Director’s Corner: Solar Power & Climate Change–Closing the Emissions Gap

“We are like tenant farmers, chopping down the fence around our house for fuel, when we should be using nature’s inexhaustible sources of energy—sun, wind, and tide.”  Thomas Edison in 1931, as quoted by James D. Newton

On November 26th, 2019, the United Nations Environment Program released its Emissions Gap Report 2019.  The gap the report describes is the one between where greenhouse gas (GHG) emissions are, where they are headed, and where they need to be to maintain a stable and safe climate.

In a nutshell, the gap is way too big and it is growing.  According to the report, global temperatures could rise as much as 3.9 degrees Celsius, or 7 degrees Fahrenheit, by the end of the century.  The internationally stated goal for global temperature rise is 1.5 degrees C, or 2.7 degrees F.  The stated absolute upper limit of temperature increase that we can reasonably tolerate is 2.0 degrees C, or 3.6 degrees F.

Areas in the northern latitudes have already seen temperature increases above 2.0 degrees C.

Accompanying the report was a statement released by Inger Andersen, executive director of the U.N. Environment Program. In part, that statement reads: “Our collective failure to act early and hard on climate change means we now must deliver deep cuts to emissions.  We need to catch up on the years in which we procrastinated.”

So now what? I have written before about Project Drawdown, which identifies the top 100 solutions to global warming.  Project Drawdown’s research discovered that humanity is already doing – on a small scale – everything we need to do to reverse global warming and draw down GHG concentrations to a safe level.  We just have to dramatically and quickly scale up what we already know how to do.  Viewed through this lens, Project Drawdown sees the climate crisis to be an opportunity to do things differently and in the process restore a safe and stable climate while creating millions of new and sustainable jobs.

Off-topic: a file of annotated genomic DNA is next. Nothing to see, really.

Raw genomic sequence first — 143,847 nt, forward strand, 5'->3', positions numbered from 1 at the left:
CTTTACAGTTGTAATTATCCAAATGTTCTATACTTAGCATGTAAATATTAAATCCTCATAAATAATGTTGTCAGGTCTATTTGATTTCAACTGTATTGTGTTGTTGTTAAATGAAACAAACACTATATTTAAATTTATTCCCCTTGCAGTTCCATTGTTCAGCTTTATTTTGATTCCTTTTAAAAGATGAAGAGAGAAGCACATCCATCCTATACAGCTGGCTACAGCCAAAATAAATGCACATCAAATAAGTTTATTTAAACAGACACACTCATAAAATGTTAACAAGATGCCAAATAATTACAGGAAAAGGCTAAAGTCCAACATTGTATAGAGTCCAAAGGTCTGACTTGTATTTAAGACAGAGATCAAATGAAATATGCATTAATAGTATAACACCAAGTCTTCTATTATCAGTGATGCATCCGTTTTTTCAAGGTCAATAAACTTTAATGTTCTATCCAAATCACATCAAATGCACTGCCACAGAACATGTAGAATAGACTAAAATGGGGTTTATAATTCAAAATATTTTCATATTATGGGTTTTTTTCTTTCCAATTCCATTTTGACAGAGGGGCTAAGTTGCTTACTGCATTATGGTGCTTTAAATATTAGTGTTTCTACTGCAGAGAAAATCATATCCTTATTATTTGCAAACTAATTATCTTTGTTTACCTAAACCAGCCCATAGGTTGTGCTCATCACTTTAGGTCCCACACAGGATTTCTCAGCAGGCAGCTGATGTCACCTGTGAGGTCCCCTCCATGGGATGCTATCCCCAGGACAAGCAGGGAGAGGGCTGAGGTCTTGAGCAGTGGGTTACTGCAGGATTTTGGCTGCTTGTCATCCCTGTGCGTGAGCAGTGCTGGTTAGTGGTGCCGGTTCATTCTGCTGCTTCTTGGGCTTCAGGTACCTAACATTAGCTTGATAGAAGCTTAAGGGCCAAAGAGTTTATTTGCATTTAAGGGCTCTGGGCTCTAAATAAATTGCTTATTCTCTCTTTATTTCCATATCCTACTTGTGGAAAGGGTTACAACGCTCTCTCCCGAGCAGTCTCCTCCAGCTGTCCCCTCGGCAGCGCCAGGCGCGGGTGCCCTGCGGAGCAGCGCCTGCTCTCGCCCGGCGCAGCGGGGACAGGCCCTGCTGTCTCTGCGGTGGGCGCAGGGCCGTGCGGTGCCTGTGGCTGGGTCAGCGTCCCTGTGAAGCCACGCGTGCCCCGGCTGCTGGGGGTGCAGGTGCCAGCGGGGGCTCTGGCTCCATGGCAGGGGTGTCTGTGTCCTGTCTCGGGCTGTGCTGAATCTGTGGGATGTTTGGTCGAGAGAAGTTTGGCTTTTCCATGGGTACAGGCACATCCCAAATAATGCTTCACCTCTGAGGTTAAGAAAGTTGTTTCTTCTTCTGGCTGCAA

Several ready-made solutions identified by Project Drawdown relate to solar energy.  At least three of them present great opportunities here in Alabama.

One is building more large-scale, or utility-scale, solar farms for large-scale energy users like Auburn University.   According to Drawdown: “When their entire life cycle is taken into account, solar farms curtail 94 percent of the carbon emissions that coal plants emit and completely eliminate emissions of sulfur and nitrous oxides, mercury, and particulates….Currently .4 percent of global electricity generation, utility-scale solar PV grows to 10 percent (by 2050)  in our analysis…. That increase could avoid 36.9 gigatons (36.9 billion tons) of carbon dioxide emissions, while saving $5 trillion in operational costs…—the financial impact of producing energy without fuel.”  And solar energy has become very inexpensive.  Wow!

Another solar solution is rooftop solar for homes and small businesses. If rooftop solar deployment can grow to 7 percent of global electricity generation by 2050, a reasonable expectation, that would reduce GHG emissions by 24.6 gigatons.  It would cost $453.14 billion to implement and save $3.46 trillion net operational savings.  Wow!

Solar thermal, or solar water heating, is a third solution.  According to Drawdown, heating water consumes 25 percent of home energy use and 12 percent of energy use in commercial buildings.  This simple technology has been around for a long time and can be easily installed.  Drawdown’s impact assessment: “If solar water heating grows from 5.5 percent of the addressable market to 25 percent, the technology can deliver emissions reductions of 6.1 gigatons of carbon dioxide and save households $774 billion in energy costs by 2050. In our calculations of up-front costs, we assume solar water heaters supplement and do not replace electric and gas boilers.” Wow!

The Southern Environmental Law Center reports that Alabama ranks 13th nationally in raw solar energy potential, and 8th in potential economic benefit from solar generation of electricity.

What are we waiting for?  Thomas Edison saw the future nearly 90 years ago.